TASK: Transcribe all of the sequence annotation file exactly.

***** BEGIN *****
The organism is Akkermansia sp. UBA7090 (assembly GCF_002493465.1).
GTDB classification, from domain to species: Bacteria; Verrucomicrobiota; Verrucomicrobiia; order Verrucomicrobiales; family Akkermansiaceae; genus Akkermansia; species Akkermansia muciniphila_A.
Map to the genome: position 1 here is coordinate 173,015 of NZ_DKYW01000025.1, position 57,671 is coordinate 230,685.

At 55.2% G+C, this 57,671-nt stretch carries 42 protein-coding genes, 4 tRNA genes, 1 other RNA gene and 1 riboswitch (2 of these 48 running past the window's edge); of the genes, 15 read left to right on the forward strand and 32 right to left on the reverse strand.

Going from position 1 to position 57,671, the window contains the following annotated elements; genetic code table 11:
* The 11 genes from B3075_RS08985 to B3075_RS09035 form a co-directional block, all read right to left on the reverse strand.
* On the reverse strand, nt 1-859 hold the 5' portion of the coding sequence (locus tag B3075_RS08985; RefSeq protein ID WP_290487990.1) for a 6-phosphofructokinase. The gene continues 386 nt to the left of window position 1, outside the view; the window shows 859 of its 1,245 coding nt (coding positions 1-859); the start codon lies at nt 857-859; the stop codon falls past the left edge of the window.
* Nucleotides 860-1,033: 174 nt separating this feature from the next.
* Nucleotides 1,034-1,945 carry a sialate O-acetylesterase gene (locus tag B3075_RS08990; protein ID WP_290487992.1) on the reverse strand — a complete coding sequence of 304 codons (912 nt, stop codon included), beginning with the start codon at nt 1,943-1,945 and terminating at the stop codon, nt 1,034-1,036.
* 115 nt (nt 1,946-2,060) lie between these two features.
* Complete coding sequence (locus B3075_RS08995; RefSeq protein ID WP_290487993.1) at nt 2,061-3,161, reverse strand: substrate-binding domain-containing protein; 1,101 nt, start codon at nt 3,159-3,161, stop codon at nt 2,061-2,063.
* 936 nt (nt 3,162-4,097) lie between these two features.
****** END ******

The organism is Akkermansia sp. UBA7090 (assembly GCF_002493465.1).
GTDB classification, from domain to species: Bacteria; Verrucomicrobiota; Verrucomicrobiia; order Verrucomicrobiales; family Akkermansiaceae; genus Akkermansia; species Akkermansia muciniphila_A.
Map to the genome: position 1 here is coordinate 173,015 of NZ_DKYW01000025.1, position 57,671 is coordinate 230,685.

At 55.2% G+C, this 57,671-nt stretch carries 42 protein-coding genes, 4 tRNA genes, 1 other RNA gene and 1 riboswitch (2 of these 48 running past the window's edge); of the genes, 15 read left to right on the forward strand and 32 right to left on the reverse strand.

Going from position 1 to position 57,671, the window contains the following annotated elements; genetic code table 11:
* The 11 genes from B3075_RS08985 to B3075_RS09035 form a co-directional block, all read right to left on the reverse strand.
* On the reverse strand, nt 1-859 hold the 5' portion of the coding sequence (locus tag B3075_RS08985; RefSeq protein ID WP_290487990.1) for a 6-phosphofructokinase. The gene continues 386 nt to the left of window position 1, outside the view; the window shows 859 of its 1,245 coding nt (coding positions 1-859); the start codon lies at nt 857-859; the stop codon falls past the left edge of the window.
* Nucleotides 860-1,033: 174 nt separating this feature from the next.
* Nucleotides 1,034-1,945 carry a sialate O-acetylesterase gene (locus tag B3075_RS08990; protein ID WP_290487992.1) on the reverse strand — a complete coding sequence of 304 codons (912 nt, stop codon included), beginning with the start codon at nt 1,943-1,945 and terminating at the stop codon, nt 1,034-1,036.
* 115 nt (nt 1,946-2,060) lie between these two features.
* Complete coding sequence (locus B3075_RS08995; RefSeq protein ID WP_290487993.1) at nt 2,061-3,161, reverse strand: substrate-binding domain-containing protein; 1,101 nt, start codon at nt 3,159-3,161, stop codon at nt 2,061-2,063.
* 936 nt (nt 3,162-4,097) lie between these two features.